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Vicente Martin y Soler: La Madrilena
21 Jan 2007

MARTIN Y SOLER: La Madrilena

Although the name of Vicente Martin y Soler is no longer obscure, most opera lovers still know him best due to Mozart quoting his opera ‘Una cosa rara’ during the Don’s last meal in Don Giovanni.

Vicente Martin y Soler: La Madrilena

Olga Pitarch (Violante), Miquel Ramon (Pipo), Antoni Aragon (Caballero), Patricia Lorens (Menica), Santiago Santana (Fabricio),Ricardo Sanjuan (Anselmo), Capella de ministrers conducted by Carles Magraner

Dahiz Productions CDM 0410 [CD]

$17.99  Click to buy

Martin y Soler was a Valencian who as a child heard the exciting news that this magnificent city once more had a theatre thanks to the king. Some years before his birth the archbishop had pulled the theatre down, believing that the immorality of some plays was responsible for earthquakes sent by god as punishment. As a young man the future composer experienced the visit to the theatre by such luminaries as Piccinni, Gallupi an Boccherini. Martin y Soler started composing operas at an early age. Up to now nothing has been found of his first opera ‘I due avari’, but the score of his first three-act opera ‘Il tuttore burlato’ still can be found in the Bibliotheca Historica of Madrid. The composer was only twenty at the time of its première in the capital. The libretto as was usual is in Italian and so were the singers. Three years later an impresario reworked the score, had the Italian text changed into Spanish and replaced the recitatives by spoken dialogue. The new title became ‘La Madrilena’ and the opera was transformed into a zarzuela. (Vice versa was possible too: Emilio Arrieta’s most successful zarzuela ‘Marina’ was changed into an opera). Lovers of the genre should pay a little attention however and look at the dates. There is nothing in the music resembling the romantic scores of Chapi, Chueca, Barbieri, Valverde and other masters of the well known romantic zarzuelas of the 19th century.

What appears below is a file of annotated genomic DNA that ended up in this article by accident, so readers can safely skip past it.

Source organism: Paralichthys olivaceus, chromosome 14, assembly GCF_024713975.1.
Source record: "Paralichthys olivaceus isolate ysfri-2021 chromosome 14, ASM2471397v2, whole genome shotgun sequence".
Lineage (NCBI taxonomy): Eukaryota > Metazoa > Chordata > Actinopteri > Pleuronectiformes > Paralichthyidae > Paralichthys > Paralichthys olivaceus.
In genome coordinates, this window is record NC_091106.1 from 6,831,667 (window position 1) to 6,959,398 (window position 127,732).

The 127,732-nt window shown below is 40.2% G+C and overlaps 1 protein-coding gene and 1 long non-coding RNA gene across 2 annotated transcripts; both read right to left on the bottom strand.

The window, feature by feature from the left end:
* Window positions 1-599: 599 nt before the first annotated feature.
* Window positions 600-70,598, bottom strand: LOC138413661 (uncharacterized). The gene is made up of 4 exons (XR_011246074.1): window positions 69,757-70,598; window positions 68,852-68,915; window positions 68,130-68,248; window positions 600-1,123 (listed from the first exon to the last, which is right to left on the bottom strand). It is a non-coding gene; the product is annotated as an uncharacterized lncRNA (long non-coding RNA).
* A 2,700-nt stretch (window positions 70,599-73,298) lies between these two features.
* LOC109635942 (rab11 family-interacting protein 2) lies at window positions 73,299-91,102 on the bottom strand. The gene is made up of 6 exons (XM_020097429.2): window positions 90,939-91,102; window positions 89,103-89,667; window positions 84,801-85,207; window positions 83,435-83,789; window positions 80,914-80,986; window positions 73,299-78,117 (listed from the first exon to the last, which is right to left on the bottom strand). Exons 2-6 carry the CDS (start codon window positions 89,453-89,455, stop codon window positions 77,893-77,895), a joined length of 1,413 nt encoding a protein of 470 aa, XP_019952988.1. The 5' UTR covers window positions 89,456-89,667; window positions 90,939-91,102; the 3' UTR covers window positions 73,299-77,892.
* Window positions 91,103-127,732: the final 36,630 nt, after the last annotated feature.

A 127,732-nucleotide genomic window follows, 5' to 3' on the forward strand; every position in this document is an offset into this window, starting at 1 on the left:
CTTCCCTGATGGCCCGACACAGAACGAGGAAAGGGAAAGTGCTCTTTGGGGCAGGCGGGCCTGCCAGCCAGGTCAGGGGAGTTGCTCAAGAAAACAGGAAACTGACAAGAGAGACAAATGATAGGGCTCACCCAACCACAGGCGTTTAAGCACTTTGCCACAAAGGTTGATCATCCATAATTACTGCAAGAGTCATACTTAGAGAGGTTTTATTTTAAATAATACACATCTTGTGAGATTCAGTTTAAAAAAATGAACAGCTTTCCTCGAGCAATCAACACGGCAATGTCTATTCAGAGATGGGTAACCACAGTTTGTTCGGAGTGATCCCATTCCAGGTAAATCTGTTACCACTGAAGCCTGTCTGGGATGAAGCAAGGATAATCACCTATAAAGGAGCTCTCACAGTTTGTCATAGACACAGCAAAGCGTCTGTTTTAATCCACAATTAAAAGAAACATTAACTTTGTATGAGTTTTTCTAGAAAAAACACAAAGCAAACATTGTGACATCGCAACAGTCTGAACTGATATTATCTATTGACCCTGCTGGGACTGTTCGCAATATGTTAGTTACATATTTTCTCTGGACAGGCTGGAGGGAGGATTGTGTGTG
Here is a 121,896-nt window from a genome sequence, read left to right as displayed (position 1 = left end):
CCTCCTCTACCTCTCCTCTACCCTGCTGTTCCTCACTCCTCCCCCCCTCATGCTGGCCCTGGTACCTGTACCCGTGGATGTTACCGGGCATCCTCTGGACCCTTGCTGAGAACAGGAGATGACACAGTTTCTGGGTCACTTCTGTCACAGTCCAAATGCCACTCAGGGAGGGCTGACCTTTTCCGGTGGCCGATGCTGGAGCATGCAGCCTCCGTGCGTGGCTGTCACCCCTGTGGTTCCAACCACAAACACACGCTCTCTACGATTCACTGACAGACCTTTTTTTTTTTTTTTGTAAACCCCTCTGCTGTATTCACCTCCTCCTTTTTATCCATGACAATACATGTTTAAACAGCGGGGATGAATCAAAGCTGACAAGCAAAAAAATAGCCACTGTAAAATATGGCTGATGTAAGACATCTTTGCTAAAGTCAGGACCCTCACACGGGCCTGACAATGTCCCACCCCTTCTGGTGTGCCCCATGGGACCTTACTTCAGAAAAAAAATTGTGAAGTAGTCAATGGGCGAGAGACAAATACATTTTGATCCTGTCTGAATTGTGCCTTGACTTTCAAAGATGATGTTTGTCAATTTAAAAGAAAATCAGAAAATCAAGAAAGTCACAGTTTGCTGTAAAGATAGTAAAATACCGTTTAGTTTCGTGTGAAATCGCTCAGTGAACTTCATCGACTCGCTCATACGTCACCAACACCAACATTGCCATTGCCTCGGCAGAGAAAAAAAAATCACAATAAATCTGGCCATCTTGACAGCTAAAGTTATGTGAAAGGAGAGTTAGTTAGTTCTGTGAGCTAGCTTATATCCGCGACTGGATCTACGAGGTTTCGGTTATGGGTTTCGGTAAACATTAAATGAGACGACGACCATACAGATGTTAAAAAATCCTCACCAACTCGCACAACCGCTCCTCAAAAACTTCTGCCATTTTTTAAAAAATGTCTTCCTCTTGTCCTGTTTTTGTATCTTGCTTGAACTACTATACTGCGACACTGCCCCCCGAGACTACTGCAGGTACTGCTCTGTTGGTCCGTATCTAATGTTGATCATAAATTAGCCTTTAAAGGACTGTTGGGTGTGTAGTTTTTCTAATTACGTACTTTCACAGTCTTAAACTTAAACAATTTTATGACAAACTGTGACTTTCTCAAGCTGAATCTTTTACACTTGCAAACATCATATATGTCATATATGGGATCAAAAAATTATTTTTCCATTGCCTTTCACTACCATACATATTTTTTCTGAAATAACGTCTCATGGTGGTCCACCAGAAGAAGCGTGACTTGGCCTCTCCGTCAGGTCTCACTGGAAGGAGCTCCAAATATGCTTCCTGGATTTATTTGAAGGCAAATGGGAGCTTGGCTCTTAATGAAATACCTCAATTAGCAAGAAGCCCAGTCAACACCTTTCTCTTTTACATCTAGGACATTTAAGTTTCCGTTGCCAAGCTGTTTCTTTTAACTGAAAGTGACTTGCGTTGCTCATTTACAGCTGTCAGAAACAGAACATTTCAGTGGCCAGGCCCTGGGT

This is still a rococo score and as can be expected the music by such an inexperienced maestro is pleasing though not very original. One is somewhat reminded of the not very scintillating works of very young Mozart like ‘La finta semplice’ or ‘Mitridate’; one aria following another one with a few ensembles thrown in for good measure. The singers of this recording too are probably adapt in singing young Mozart as the modern custom requires white, small and even sexless voices. Olga Pitarch is a charming though impersonal Violante. Antoni Aragon employs the same small sound. Tenor (?) Ricardo Sanjuan is almost voiceless and would never be acceptable in roles like Ruiz or Gastone. Only baritone Miquel Ramon in the important role of Pipo shows natural vocal talent. Carlos Magraner and the ‘Capella de ministrers’ are the best of the lot thanks to his lively though not hurrying conducting that avoids boredom in this immature work.

Jan Neckers

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